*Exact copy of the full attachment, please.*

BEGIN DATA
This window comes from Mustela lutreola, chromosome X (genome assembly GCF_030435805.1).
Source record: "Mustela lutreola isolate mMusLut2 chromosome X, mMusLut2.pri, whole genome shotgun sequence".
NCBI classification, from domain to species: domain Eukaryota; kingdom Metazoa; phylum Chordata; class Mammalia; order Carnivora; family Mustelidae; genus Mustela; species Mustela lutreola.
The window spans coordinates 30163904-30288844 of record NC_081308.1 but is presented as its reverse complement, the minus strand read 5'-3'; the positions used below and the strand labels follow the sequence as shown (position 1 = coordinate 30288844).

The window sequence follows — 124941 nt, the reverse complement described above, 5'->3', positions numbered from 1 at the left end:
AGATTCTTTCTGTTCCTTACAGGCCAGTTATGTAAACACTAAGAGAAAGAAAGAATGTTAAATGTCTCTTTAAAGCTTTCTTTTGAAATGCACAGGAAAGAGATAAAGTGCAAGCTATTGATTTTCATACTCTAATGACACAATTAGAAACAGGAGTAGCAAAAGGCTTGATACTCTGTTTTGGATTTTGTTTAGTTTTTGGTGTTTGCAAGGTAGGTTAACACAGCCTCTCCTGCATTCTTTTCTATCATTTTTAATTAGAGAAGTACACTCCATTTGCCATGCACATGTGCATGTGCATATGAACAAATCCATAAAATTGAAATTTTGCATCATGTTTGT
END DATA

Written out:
This window comes from Mustela lutreola, chromosome X (genome assembly GCF_030435805.1).
Source record: "Mustela lutreola isolate mMusLut2 chromosome X, mMusLut2.pri, whole genome shotgun sequence".
NCBI classification, from domain to species: domain Eukaryota; kingdom Metazoa; phylum Chordata; class Mammalia; order Carnivora; family Mustelidae; genus Mustela; species Mustela lutreola.
The window spans coordinates 30163904-30288844 of record NC_081308.1 but is presented as its reverse complement, the minus strand read 5'-3'; the positions used below and the strand labels follow the sequence as shown (position 1 = coordinate 30288844).

The window sequence follows — 124941 nt, the reverse complement described above, 5'->3', positions numbered from 1 at the left end:
AGATTCTTTCTGTTCCTTACAGGCCAGTTATGTAAACACTAAGAGAAAGAAAGAATGTTAAATGTCTCTTTAAAGCTTTCTTTTGAAATGCACAGGAAAGAGATAAAGTGCAAGCTATTGATTTTCATACTCTAATGACACAATTAGAAACAGGAGTAGCAAAAGGCTTGATACTCTGTTTTGGATTTTGTTTAGTTTTTGGTGTTTGCAAGGTAGGTTAACACAGCCTCTCCTGCATTCTTTTCTATCATTTTTAATTAGAGAAGTACACTCCATTTGCCATGCACATGTGCATGTGCATATGAACAAATCCATAAAATTGAAATTTTGCATCATGTTTGT